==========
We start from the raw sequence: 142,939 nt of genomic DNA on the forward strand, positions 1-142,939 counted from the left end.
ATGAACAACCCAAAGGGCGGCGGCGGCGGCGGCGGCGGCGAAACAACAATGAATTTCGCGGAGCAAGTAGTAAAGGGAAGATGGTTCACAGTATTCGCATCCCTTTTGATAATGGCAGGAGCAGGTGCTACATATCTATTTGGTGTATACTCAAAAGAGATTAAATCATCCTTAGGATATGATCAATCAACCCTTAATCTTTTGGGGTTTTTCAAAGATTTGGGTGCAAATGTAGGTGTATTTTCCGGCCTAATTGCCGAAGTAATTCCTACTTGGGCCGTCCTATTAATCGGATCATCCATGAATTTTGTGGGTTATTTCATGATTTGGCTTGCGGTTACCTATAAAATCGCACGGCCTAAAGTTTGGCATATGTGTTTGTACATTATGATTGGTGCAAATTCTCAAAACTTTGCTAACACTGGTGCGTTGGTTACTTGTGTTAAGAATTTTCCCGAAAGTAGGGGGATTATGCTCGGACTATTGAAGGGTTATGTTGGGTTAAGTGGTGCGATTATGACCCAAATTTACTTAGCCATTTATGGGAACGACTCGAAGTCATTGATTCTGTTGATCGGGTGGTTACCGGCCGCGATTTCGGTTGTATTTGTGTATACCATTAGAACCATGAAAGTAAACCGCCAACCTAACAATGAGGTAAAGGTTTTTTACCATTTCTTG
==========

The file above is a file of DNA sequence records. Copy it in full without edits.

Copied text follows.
We start from the raw sequence: 142,939 nt of genomic DNA on the forward strand, positions 1-142,939 counted from the left end.
ATGAACAACCCAAAGGGCGGCGGCGGCGGCGGCGGCGGCGAAACAACAATGAATTTCGCGGAGCAAGTAGTAAAGGGAAGATGGTTCACAGTATTCGCATCCCTTTTGATAATGGCAGGAGCAGGTGCTACATATCTATTTGGTGTATACTCAAAAGAGATTAAATCATCCTTAGGATATGATCAATCAACCCTTAATCTTTTGGGGTTTTTCAAAGATTTGGGTGCAAATGTAGGTGTATTTTCCGGCCTAATTGCCGAAGTAATTCCTACTTGGGCCGTCCTATTAATCGGATCATCCATGAATTTTGTGGGTTATTTCATGATTTGGCTTGCGGTTACCTATAAAATCGCACGGCCTAAAGTTTGGCATATGTGTTTGTACATTATGATTGGTGCAAATTCTCAAAACTTTGCTAACACTGGTGCGTTGGTTACTTGTGTTAAGAATTTTCCCGAAAGTAGGGGGATTATGCTCGGACTATTGAAGGGTTATGTTGGGTTAAGTGGTGCGATTATGACCCAAATTTACTTAGCCATTTATGGGAACGACTCGAAGTCATTGATTCTGTTGATCGGGTGGTTACCGGCCGCGATTTCGGTTGTATTTGTGTATACCATTAGAACCATGAAAGTAAACCGCCAACCTAACAATGAGGTAAAGGTTTTTTACCATTTCTTG